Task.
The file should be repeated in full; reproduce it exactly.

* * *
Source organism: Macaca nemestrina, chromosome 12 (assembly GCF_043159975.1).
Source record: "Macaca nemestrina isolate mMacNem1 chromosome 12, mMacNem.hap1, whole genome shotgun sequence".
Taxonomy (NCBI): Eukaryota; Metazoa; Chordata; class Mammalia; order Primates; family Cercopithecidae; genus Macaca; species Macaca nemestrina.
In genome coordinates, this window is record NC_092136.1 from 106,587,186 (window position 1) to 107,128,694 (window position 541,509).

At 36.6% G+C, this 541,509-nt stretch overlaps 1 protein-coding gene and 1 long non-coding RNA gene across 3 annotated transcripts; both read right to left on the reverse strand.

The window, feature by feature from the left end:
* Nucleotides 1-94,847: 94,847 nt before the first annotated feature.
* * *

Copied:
Source organism: Macaca nemestrina, chromosome 12 (assembly GCF_043159975.1).
Source record: "Macaca nemestrina isolate mMacNem1 chromosome 12, mMacNem.hap1, whole genome shotgun sequence".
Taxonomy (NCBI): Eukaryota; Metazoa; Chordata; class Mammalia; order Primates; family Cercopithecidae; genus Macaca; species Macaca nemestrina.
In genome coordinates, this window is record NC_092136.1 from 106,587,186 (window position 1) to 107,128,694 (window position 541,509).

At 36.6% G+C, this 541,509-nt stretch overlaps 1 protein-coding gene and 1 long non-coding RNA gene across 3 annotated transcripts; both read right to left on the reverse strand.

The window, feature by feature from the left end:
* Nucleotides 1-94,847: 94,847 nt before the first annotated feature.